Elagabalus

Elagabalus

Birth
Syria
Death 11 Mar
Rome, Città Metropolitana di Roma Capitale, Lazio, Italy
Burial Body lost or destroyed, Specifically: Body thrown into the Tiber
Memorial ID 35220650 · View Source
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Roman Emperor. He was born in approximately 203 AD and was raised at the Imperial court by his great aunt, the Empress Julia Domna. His birth name was Marcus Aurelius Antoninus, but he is known as Elagabalus because of his devotion to the Syrian sun god of the same name. At age 14, in 218 AD, opponents of the Emperor Macrinus proclaimed him the heir to the murdered Caracalla and named him Emperor. He soon had the support of the legions in the East, and spent the following summer removing Macrinus's supporters. He was promoted by his followers as a religious figure capable of bringing peace and prosperity to the Empire and he was shown in contemporary paintings as an Emesene high priest. He also presided over a "marriage of the gods" between Elagabalus and the Carthaginian goddess Tanit. The propaganda campaign failed as his marriage broke down and he embarked on a series of homosexual relationships. He often gave his lovers political appointments, which offended the aristocracy and army, as did his second marriage, to a vestal virgin. In 221 AD an army revolt forced him to remove many of his favourites from their posts, and also to make a more appropriate marriage. Lacking an heir, he unwillingly adopted his cousin, Alexander Severus, and declared him Caesar. The partnership was a failure, and he attempted to have Alexander killed in 222 AD. This provoked his own assassination soon afterwards, he was beheaded and his body was dragged through the streets before being thrown into the Tiber.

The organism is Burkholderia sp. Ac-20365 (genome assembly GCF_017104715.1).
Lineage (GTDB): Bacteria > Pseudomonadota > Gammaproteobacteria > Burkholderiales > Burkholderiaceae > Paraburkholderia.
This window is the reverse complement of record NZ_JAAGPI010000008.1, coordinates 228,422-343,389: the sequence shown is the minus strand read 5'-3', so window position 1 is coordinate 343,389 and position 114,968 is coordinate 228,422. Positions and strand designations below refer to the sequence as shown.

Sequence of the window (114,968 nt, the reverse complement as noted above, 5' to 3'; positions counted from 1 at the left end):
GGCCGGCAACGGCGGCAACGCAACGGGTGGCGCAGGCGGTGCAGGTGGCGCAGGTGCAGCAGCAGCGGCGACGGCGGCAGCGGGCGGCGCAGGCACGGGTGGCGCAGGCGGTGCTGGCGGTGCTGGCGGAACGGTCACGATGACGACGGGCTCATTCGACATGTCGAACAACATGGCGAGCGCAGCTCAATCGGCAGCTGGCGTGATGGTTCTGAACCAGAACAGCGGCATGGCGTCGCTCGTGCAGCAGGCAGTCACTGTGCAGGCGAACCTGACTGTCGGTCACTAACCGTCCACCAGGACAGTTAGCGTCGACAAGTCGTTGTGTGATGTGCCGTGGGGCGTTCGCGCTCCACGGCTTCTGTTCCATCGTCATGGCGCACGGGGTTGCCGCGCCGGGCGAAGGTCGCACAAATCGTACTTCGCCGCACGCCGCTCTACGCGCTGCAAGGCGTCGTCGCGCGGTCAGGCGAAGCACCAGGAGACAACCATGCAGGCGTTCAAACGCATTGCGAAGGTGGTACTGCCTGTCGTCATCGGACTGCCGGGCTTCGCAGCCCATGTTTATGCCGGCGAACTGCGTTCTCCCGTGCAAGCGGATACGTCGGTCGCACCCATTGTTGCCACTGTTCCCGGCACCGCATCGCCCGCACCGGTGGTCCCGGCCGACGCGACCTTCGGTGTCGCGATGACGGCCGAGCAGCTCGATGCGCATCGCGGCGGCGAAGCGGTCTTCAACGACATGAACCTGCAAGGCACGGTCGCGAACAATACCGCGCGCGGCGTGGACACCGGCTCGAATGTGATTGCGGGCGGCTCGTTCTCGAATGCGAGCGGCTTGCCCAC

Bio by: js


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  • Maintained by: Find A Grave
  • Originally Created by: js
  • Added: 26 Mar 2009
  • Find A Grave Memorial 35220650
  • Find A Grave, database and images (https://www.findagrave.com : accessed ), memorial page for Elagabalus (unknown–11 Mar), Find A Grave Memorial no. 35220650, ; Maintained by Find A Grave Body lost or destroyed, who reports a Body thrown into the Tiber.